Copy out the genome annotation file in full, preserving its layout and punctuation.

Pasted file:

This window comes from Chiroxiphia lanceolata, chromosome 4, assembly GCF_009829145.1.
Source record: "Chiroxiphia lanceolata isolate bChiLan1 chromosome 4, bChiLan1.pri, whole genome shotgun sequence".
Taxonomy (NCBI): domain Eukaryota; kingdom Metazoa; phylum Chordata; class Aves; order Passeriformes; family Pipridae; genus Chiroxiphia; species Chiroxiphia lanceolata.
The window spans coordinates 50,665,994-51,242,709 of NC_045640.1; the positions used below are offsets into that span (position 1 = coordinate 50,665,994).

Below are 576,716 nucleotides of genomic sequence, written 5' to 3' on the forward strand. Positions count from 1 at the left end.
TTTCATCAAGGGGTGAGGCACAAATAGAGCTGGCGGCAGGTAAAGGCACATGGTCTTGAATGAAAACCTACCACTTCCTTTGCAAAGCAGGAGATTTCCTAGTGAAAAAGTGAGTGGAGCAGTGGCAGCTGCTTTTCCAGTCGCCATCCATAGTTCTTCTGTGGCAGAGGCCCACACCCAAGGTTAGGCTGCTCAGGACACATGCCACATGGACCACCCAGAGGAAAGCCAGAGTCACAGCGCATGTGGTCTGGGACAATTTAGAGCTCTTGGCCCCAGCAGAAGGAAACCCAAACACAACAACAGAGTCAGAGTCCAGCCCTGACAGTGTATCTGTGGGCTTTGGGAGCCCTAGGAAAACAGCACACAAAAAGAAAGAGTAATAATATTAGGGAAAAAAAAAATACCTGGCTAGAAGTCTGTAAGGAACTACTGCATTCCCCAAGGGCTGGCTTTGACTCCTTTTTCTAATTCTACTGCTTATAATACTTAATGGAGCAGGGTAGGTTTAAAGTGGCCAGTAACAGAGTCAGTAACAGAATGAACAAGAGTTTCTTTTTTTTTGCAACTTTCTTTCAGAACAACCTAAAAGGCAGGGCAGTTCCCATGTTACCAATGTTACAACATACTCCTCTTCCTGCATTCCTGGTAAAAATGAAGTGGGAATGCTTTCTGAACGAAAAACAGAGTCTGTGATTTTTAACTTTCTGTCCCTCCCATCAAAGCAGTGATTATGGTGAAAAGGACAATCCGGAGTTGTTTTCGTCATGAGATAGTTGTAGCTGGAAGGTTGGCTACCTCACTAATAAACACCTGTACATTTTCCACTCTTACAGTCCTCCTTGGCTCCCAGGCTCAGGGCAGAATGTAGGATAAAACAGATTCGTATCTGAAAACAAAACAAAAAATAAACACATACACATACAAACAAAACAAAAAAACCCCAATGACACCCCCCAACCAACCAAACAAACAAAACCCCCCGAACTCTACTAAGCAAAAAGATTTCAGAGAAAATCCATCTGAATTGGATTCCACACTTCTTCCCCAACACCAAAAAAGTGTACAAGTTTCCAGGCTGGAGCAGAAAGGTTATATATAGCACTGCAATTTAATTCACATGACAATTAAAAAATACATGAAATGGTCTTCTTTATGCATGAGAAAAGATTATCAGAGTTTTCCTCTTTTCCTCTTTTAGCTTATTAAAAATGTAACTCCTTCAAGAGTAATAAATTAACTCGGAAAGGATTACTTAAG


This window comes from Chiroxiphia lanceolata, chromosome 4, assembly GCF_009829145.1.
Source record: "Chiroxiphia lanceolata isolate bChiLan1 chromosome 4, bChiLan1.pri, whole genome shotgun sequence".
Taxonomy (NCBI): domain Eukaryota; kingdom Metazoa; phylum Chordata; class Aves; order Passeriformes; family Pipridae; genus Chiroxiphia; species Chiroxiphia lanceolata.
The window spans coordinates 50,665,994-51,242,709 of NC_045640.1; the positions used below are offsets into that span (position 1 = coordinate 50,665,994).

Below are 576,716 nucleotides of genomic sequence, written 5' to 3' on the forward strand. Positions count from 1 at the left end.
TTTCATCAAGGGGTGAGGCACAAATAGAGCTGGCGGCAGGTAAAGGCACATGGTCTTGAATGAAAACCTACCACTTCCTTTGCAAAGCAGGAGATTTCCTAGTGAAAAAGTGAGTGGAGCAGTGGCAGCTGCTTTTCCAGTCGCCATCCATAGTTCTTCTGTGGCAGAGGCCCACACCCAAGGTTAGGCTGCTCAGGACACATGCCACATGGACCACCCAGAGGAAAGCCAGAGTCACAGCGCATGTGGTCTGGGACAATTTAGAGCTCTTGGCCCCAGCAGAAGGAAACCCAAACACAACAACAGAGTCAGAGTCCAGCCCTGACAGTGTATCTGTGGGCTTTGGGAGCCCTAGGAAAACAGCACACAAAAAGAAAGAGTAATAATATTAGGGAAAAAAAAAATACCTGGCTAGAAGTCTGTAAGGAACTACTGCATTCCCCAAGGGCTGGCTTTGACTCCTTTTTCTAATTCTACTGCTTATAATACTTAATGGAGCAGGGTAGGTTTAAAGTGGCCAGTAACAGAGTCAGTAACAGAATGAACAAGAGTTTCTTTTTTTTTGCAACTTTCTTTCAGAACAACCTAAAAGGCAGGGCAGTTCCCATGTTACCAATGTTACAACATACTCCTCTTCCTGCATTCCTGGTAAAAATGAAGTGGGAATGCTTTCTGAACGAAAAACAGAGTCTGTGATTTTTAACTTTCTGTCCCTCCCATCAAAGCAGTGATTATGGTGAAAAGGACAATCCGGAGTTGTTTTCGTCATGAGATAGTTGTAGCTGGAAGGTTGGCTACCTCACTAATAAACACCTGTACATTTTCCACTCTTACAGTCCTCCTTGGCTCCCAGGCTCAGGGCAGAATGTAGGATAAAACAGATTCGTATCTGAAAACAAAACAAAAAATAAACACATACACATACAAACAAAACAAAAAAACCCCAATGACACCCCCCAACCAACCAAACAAACAAAACCCCCCGAACTCTACTAAGCAAAAAGATTTCAGAGAAAATCCATCTGAATTGGATTCCACACTTCTTCCCCAACACCAAAAAAGTGTACAAGTTTCCAGGCTGGAGCAGAAAGGTTATATATAGCACTGCAATTTAATTCACATGACAATTAAAAAATACATGAAATGGTCTTCTTTATGCATGAGAAAAGATTATCAGAGTTTTCCTCTTTTCCTCTTTTAGCTTATTAAAAATGTAACTCCTTCAAGAGTAATAAATTAACTCGGAAAGGATTACTTAAG